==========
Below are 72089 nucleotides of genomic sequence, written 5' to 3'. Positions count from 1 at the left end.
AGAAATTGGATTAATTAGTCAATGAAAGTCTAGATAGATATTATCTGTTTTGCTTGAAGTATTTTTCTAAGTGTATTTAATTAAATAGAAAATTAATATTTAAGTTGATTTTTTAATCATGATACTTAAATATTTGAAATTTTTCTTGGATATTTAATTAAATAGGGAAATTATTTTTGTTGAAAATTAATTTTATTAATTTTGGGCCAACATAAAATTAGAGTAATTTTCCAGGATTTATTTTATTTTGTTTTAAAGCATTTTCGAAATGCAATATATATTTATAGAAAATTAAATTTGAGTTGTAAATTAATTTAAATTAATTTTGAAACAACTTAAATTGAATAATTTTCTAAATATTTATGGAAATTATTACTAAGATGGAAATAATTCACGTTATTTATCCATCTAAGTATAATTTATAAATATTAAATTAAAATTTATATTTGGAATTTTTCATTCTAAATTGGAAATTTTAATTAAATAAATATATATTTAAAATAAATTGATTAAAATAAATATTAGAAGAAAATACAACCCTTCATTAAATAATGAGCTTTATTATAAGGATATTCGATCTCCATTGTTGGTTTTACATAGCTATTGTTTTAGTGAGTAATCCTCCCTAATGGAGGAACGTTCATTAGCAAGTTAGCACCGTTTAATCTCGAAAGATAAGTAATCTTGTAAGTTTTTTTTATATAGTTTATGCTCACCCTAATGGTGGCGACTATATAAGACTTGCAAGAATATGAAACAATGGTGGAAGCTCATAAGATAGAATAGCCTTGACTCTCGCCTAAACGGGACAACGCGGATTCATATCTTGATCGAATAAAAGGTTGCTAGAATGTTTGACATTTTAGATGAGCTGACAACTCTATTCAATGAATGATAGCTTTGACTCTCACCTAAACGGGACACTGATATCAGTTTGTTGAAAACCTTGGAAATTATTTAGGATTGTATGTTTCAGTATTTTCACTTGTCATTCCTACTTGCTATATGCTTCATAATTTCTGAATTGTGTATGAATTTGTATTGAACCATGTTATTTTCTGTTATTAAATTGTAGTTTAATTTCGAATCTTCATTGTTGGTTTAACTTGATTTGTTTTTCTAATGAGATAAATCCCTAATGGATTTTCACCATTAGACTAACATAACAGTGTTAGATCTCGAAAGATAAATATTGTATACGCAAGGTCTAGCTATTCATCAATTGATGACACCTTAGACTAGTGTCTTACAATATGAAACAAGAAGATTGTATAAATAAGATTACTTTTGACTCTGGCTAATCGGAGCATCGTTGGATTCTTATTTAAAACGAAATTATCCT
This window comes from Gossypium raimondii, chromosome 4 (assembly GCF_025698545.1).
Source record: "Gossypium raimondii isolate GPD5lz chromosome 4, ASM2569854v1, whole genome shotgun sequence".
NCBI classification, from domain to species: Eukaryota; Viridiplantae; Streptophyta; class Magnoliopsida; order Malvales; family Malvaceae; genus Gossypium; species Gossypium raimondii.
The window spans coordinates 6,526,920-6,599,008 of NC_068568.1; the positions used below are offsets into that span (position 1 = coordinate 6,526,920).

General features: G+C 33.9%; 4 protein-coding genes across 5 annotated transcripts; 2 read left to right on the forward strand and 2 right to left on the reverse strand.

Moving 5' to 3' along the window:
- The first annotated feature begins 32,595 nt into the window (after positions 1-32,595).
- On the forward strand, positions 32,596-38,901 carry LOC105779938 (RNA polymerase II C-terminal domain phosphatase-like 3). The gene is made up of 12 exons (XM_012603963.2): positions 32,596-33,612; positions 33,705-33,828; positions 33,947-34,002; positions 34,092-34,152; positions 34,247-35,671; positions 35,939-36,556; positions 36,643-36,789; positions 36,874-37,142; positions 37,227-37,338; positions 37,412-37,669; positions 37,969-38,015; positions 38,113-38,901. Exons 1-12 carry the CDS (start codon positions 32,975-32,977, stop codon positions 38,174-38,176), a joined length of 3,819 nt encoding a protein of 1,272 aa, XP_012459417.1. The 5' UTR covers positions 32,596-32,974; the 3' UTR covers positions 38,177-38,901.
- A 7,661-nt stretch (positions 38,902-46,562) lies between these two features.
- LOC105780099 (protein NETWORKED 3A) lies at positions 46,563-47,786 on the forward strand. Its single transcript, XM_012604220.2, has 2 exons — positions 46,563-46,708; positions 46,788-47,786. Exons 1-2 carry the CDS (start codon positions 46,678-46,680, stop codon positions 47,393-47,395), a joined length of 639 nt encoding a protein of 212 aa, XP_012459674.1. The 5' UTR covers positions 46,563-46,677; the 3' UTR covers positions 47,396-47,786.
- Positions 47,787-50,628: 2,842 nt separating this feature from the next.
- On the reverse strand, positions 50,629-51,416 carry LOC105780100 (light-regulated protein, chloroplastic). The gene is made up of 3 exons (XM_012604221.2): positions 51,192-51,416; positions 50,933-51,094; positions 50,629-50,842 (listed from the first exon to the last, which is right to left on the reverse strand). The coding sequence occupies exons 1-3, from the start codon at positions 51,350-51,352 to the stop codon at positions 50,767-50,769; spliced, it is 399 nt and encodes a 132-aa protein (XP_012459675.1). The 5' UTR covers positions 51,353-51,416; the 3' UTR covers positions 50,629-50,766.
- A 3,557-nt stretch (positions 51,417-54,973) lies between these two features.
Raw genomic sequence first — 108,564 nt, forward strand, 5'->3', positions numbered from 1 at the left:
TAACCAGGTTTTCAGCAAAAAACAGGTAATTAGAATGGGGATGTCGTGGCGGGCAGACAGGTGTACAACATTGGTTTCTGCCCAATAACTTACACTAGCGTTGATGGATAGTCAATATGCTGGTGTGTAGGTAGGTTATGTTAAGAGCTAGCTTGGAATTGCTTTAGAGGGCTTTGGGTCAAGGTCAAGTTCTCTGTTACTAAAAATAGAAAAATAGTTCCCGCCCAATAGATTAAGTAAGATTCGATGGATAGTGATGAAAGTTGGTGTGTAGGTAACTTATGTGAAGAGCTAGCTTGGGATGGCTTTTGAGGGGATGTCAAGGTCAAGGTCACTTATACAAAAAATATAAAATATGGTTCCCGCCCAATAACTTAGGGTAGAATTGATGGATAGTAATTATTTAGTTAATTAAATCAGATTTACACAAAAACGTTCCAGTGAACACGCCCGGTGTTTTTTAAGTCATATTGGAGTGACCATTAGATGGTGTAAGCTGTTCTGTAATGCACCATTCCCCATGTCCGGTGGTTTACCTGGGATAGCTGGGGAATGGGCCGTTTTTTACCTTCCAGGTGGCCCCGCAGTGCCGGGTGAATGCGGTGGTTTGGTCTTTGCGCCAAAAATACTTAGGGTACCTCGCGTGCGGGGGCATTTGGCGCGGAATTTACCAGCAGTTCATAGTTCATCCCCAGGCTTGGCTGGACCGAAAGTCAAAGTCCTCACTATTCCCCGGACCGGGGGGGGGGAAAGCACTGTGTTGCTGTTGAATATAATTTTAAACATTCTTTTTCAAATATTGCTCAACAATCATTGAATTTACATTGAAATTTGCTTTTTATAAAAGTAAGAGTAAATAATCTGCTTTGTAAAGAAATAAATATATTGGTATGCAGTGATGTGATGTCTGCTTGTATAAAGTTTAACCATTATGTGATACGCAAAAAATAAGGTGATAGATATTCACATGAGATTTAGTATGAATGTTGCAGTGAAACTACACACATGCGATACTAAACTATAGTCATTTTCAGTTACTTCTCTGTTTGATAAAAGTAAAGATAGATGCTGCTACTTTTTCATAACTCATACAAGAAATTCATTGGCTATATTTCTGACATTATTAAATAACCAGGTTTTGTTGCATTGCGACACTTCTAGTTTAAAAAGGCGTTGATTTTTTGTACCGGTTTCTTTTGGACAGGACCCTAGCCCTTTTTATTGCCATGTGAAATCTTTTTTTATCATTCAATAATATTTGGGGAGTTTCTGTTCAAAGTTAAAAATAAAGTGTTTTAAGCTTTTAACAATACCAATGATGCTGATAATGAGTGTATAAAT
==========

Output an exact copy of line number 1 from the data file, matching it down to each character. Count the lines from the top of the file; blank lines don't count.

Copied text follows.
Below are 72089 nucleotides of genomic sequence, written 5' to 3'. Positions count from 1 at the left end.